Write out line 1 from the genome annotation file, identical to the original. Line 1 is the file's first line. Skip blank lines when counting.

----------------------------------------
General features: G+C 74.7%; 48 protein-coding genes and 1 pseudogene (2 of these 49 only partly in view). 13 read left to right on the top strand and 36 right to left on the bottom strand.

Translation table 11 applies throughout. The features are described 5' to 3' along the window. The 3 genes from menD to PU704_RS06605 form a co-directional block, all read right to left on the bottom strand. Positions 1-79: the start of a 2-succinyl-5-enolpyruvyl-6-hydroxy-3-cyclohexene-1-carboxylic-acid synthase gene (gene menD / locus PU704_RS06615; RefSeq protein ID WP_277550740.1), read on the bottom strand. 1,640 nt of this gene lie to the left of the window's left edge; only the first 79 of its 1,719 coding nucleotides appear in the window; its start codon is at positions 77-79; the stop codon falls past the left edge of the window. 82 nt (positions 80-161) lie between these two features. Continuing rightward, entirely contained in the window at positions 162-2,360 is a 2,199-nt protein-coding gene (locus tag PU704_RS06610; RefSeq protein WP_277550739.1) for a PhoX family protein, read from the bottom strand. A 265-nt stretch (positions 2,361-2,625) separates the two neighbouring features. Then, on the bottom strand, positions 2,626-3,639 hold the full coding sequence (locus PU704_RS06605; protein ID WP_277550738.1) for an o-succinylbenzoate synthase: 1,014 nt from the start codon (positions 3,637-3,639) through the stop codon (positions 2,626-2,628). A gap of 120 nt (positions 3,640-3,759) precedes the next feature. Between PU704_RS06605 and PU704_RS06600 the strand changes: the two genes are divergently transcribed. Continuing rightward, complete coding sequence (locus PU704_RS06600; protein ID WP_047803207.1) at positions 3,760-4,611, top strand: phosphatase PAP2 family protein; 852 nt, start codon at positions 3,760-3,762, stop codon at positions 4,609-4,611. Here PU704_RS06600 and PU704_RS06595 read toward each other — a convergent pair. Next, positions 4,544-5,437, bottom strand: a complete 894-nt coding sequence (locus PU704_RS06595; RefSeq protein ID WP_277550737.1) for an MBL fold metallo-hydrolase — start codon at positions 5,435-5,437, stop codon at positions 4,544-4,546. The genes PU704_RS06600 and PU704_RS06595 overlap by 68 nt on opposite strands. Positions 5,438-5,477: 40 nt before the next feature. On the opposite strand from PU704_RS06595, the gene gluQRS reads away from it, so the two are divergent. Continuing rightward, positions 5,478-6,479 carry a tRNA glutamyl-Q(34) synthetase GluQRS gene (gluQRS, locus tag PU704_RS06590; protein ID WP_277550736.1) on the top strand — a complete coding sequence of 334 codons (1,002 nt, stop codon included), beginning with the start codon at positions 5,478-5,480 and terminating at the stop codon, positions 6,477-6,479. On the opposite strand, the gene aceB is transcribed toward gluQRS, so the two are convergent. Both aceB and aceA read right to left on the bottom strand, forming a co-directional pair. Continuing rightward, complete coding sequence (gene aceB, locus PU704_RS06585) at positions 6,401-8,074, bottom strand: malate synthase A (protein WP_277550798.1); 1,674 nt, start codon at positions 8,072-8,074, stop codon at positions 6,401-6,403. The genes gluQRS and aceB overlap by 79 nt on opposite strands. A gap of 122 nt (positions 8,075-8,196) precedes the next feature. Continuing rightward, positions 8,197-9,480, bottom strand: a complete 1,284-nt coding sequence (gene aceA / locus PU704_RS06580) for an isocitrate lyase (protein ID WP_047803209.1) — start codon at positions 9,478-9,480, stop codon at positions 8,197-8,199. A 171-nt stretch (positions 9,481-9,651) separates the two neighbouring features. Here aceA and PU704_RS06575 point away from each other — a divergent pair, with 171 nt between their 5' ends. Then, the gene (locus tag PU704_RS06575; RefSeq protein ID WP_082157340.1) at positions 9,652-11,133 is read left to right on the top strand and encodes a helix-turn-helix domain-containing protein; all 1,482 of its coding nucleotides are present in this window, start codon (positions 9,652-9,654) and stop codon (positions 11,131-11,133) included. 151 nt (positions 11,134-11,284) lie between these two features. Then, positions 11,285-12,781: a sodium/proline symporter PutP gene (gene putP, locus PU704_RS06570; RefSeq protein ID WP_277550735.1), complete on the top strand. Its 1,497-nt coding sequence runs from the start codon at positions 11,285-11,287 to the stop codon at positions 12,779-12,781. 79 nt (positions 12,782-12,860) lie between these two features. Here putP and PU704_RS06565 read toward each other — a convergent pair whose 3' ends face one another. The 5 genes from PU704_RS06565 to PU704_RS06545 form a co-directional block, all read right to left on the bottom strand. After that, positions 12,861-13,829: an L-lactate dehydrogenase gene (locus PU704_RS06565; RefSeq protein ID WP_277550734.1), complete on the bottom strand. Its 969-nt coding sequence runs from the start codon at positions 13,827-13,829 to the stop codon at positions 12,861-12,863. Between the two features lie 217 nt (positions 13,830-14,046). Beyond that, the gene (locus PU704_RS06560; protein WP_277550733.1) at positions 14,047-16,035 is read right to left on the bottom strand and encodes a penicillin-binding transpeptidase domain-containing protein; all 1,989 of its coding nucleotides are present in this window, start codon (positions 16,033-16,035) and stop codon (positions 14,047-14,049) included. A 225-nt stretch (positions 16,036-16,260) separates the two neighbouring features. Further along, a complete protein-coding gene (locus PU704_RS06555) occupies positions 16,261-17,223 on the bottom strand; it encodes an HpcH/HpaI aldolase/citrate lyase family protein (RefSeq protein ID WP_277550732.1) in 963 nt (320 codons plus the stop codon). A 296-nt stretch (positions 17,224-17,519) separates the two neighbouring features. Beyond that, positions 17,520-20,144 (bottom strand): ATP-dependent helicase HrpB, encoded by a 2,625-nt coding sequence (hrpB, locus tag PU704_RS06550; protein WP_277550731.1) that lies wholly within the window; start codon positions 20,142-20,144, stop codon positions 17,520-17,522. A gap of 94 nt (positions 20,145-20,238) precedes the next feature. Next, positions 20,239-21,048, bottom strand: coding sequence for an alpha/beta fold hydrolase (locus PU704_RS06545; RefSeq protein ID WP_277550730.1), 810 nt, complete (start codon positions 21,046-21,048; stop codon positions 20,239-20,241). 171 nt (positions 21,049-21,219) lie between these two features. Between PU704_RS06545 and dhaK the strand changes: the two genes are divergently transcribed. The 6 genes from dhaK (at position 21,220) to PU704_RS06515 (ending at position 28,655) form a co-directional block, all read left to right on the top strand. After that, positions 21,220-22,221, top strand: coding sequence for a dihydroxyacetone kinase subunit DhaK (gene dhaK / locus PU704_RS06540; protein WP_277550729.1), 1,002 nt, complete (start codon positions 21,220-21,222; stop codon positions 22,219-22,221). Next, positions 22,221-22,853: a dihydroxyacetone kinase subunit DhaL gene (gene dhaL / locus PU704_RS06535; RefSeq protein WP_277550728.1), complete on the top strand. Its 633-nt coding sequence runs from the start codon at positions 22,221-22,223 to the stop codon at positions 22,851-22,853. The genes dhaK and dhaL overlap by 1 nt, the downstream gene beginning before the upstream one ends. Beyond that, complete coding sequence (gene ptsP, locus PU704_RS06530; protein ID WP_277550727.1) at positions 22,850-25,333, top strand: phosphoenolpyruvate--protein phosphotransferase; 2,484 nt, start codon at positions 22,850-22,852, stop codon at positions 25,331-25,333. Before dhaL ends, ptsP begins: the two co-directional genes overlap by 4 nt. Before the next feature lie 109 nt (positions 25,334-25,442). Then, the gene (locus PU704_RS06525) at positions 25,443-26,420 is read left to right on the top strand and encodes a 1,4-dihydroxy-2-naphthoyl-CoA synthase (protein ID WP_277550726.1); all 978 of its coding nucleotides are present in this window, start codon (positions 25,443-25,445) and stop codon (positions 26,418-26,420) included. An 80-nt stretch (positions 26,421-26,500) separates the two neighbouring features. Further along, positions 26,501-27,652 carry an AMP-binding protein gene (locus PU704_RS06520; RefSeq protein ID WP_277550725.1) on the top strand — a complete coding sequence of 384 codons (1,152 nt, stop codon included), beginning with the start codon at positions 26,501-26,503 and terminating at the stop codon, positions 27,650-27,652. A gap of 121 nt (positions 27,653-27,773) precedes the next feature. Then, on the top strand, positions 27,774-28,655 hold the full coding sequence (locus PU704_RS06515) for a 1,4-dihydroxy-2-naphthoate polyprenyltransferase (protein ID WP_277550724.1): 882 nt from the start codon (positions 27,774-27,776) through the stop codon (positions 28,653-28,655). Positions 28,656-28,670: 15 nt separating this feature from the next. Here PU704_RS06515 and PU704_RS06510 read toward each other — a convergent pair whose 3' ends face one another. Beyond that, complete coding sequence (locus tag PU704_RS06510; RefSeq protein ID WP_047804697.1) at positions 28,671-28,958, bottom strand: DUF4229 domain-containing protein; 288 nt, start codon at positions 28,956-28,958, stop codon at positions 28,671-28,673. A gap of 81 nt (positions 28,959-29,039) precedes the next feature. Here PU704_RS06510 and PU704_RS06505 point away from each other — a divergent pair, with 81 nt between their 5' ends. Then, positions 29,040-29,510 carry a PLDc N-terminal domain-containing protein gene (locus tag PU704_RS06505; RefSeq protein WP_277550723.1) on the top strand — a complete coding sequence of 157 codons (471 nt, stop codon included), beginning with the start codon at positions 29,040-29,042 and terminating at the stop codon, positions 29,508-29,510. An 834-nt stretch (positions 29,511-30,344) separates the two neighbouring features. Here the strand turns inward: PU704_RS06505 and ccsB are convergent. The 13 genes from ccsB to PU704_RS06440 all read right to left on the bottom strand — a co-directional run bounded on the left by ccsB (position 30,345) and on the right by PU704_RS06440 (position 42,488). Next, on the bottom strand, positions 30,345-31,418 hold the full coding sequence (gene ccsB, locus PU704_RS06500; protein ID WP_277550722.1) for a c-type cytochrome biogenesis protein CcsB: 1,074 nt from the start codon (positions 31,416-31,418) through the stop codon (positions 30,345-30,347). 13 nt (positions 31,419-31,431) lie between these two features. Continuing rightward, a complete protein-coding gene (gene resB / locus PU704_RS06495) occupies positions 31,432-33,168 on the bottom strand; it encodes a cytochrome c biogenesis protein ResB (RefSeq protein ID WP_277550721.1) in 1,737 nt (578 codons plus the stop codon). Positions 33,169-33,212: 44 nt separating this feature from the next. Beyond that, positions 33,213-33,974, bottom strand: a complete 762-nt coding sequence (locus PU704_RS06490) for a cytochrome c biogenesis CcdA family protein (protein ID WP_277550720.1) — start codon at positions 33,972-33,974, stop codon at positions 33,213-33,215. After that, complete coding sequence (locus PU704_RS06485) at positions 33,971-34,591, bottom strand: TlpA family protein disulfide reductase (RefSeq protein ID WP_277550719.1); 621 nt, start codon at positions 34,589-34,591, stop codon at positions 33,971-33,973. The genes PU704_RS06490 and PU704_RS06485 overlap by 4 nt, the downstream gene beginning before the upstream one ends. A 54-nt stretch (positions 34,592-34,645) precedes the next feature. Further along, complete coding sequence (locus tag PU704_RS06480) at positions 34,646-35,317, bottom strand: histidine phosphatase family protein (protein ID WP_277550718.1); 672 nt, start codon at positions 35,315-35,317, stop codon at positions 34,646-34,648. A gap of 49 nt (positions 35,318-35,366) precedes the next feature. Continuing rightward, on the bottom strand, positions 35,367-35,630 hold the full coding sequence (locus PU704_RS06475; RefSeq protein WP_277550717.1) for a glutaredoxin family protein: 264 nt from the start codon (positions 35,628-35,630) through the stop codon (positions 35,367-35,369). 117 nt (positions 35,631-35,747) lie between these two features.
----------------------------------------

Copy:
General features: G+C 74.7%; 48 protein-coding genes and 1 pseudogene (2 of these 49 only partly in view). 13 read left to right on the top strand and 36 right to left on the bottom strand.